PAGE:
Language Selection

English French German Italian Portuguese Spanish

How I Over-Teched Myself

Filed under
BSD

Ever since I first had to use it for real work, I have known that I tend to get a lot more writing and programming done when I use the command line interface than when I'm in X11. Somehow, though, my increase in productivity didn't fully register with me until I put OpenBSD on my laptop computer. The lack of proprietary video drivers and Web browser plugins helped me overcome the distractions presented by my big, powerful, tricked-out GNU/Linux desktop machine. I'm hooked now -- there's no going back. I'm through being over-stimulated, over-styled, and over-teched.

It started with the operating system

While writing a review for OpenBSD, I realized that even though it didn't have proprietary video drivers, and the desktop programs were a little out of date, in terms of the kind of work I do, it had everything I needed in an operating system. It got me thinking about the days when I used to do all of my writing in MultiMate in DOS and WordStar on CPM. Email wasn't quite popular yet, but it was generally accessible through a text interface in whatever terminal program I was using to connect to the Internet. In other words, I could do all the same things then that I do now, except today's software is more capable and stable, free as in rights, and far more secure. Anyway, the big realization for me was that I was getting more writing done in OpenBSD than I was with my state-of-the-art GNU/Linux machine with all of its tweaked-out programs and pretty graphical interfaces. It seriously made me question the purpose of having a graphical environment at all.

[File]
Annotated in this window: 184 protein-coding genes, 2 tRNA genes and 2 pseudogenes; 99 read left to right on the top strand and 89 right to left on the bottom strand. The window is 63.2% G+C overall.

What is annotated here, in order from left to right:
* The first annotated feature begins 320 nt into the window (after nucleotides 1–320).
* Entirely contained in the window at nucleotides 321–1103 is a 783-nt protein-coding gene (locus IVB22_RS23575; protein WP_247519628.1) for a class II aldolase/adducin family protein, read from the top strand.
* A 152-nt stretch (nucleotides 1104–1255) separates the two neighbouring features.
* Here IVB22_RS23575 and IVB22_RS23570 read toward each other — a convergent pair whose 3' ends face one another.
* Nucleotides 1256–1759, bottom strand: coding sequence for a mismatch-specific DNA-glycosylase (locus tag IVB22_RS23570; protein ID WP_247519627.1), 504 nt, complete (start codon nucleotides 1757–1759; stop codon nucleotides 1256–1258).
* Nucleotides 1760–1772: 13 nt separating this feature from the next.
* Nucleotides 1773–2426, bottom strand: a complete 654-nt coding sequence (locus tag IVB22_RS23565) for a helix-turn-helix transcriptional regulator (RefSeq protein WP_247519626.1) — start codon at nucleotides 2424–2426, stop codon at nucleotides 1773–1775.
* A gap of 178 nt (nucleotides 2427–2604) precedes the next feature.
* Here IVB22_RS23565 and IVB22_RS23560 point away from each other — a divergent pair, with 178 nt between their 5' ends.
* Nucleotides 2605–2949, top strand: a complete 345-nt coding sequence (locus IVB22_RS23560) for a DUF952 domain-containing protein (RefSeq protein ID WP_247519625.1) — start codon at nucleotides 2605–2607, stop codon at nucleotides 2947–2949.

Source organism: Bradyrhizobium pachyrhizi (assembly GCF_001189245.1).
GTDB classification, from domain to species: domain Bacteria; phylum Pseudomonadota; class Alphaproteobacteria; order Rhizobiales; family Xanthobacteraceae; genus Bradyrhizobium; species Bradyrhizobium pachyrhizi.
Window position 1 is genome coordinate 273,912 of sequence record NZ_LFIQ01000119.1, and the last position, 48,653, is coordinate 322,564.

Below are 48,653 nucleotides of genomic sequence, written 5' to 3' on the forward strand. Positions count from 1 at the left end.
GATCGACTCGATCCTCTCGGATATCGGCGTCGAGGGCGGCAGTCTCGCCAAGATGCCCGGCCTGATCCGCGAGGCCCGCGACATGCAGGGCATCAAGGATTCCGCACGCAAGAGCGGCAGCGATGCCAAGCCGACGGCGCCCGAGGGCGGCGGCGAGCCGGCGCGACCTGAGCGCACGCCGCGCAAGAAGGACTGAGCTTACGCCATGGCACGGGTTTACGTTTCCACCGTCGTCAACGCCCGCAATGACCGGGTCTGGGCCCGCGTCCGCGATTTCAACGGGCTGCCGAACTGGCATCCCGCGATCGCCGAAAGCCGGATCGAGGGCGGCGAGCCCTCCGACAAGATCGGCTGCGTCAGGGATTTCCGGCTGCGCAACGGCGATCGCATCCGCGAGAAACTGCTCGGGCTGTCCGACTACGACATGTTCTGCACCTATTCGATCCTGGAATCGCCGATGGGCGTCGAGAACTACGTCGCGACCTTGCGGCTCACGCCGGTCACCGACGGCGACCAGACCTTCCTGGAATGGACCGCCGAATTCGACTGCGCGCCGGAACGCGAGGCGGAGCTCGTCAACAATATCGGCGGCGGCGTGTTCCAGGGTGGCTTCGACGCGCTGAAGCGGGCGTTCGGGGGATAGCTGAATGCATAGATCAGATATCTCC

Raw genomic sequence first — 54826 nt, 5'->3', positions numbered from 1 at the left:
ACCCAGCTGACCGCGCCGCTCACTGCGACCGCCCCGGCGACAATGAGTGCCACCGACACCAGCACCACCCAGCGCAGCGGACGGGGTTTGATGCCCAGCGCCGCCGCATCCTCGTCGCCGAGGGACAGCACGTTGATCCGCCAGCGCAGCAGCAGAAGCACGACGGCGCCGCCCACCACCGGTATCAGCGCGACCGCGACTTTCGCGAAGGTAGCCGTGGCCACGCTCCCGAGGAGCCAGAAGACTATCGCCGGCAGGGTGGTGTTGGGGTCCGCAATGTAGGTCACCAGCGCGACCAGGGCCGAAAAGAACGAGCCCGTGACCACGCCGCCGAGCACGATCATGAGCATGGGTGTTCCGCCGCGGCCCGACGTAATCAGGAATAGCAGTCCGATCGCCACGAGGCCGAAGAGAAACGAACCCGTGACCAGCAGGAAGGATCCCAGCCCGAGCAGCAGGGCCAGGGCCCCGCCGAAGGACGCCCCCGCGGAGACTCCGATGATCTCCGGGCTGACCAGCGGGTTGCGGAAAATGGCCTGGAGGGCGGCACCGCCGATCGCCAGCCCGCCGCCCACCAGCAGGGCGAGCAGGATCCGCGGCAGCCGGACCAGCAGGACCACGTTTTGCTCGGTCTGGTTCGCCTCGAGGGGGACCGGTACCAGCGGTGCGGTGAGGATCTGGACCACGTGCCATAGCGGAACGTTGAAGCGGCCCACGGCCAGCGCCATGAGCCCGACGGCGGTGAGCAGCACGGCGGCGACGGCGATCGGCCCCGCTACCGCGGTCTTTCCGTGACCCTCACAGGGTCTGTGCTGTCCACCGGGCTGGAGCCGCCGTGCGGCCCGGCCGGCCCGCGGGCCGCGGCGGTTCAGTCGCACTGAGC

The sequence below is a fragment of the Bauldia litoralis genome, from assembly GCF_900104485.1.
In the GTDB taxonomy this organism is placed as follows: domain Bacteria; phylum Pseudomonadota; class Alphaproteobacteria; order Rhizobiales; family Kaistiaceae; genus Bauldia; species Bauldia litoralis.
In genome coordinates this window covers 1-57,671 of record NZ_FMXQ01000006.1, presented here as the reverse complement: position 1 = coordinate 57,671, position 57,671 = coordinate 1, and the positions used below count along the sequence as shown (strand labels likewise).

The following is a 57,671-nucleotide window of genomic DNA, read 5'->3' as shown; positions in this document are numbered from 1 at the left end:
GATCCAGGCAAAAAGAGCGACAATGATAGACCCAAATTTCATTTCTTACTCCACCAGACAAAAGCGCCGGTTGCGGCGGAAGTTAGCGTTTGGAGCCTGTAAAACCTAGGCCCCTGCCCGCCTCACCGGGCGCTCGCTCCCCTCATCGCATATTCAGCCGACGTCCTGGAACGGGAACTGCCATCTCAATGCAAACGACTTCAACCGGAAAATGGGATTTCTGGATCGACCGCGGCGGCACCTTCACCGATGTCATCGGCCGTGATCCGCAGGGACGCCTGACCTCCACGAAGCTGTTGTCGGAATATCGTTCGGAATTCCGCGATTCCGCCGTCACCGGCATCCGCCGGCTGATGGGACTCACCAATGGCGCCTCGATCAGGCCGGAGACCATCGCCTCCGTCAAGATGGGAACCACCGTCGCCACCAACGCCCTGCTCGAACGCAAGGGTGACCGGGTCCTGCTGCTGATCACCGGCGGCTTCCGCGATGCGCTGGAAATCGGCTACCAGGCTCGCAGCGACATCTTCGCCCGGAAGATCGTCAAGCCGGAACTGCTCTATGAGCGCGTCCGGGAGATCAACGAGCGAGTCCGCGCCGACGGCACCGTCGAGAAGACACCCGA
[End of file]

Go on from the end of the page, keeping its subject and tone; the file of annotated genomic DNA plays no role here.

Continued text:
Full Story.

More in Tux Machines

PC-MOS/386 is the latest obsolete operating system to open source on Github

PC-MOS/386 was first announced by The Software Link in 1986 and was released in early 1987. It was capable of working on any x86 computer (though the Intel 80386 was its target market). However, some later chips became incompatible because they didn't have the necessary memory management unit. It had a dedicated following but also contained a couple of design flaws that made it slow and/or expensive to run. Add to that the fact it had a Y2K bug that manifested on 31 July 2012, after which any files created wouldn't work, and it's not surprising that it didn't become the gold standard. The last copyright date listed is 1992, although some users have claimed to be using it far longer. Read more

GIMP, More Awesome Than I Remember

For what seems like decades, GIMP (Graphic Image Manipulation Program) has been the de facto standard image editor for Linux. It works well, has many features, and it even supports scripting. I always have found it a bit clumsy, however, and I preferred using something else for day-to-day work. I recently had the pleasure of sitting at a computer without an image editor though, so I figured I'd give GIMP another try on a non-Linux operating system. See, the last time I tried to use GIMP on OS X, it required non-standard libraries and home-brew adding. Now, if you head over to the GIMP site, you can download a fully native version of GIMP for Windows, OS X and Linux. Read more

Linux 4.13.9

I'm announcing the release of the 4.13.9 kernel. All users of the 4.13 kernel series must upgrade. The updated 4.13.y git tree can be found at: git://git.kernel.org/pub/scm/linux/kernel/git/stable/linux-stable.git linux-4.13.y and can be browsed at the normal kernel.org git web browser: http://git.kernel.org/?p=linux/kernel/git/stable/linux-st... Read more Also: Linux 4.9.58 Linux 4.4.94 Linux 3.18.77

Linux 4.14-rc6

So rc6 is delayed, not because of any development problems, but simply because the internet was horribly bad my usual Sunday afternoon time, and I decided not to even try to fight it. And by delaying things, I got a couple more ull requests in from Greg. Yay, I guess? rc6 is a bit larger than I was hoping for, and I'm not sure whether that is a sign that we _will_ need an rc8 after all this release (which wouldn't be horribly surprising), or whether it's simply due to timing. I'm going to leave that open for now, so just know that rc8 _may_ happen. Read more Also: Linux 4.14-rc6 Released: Linux 4.14 Kernel Final In 2~3 Weeks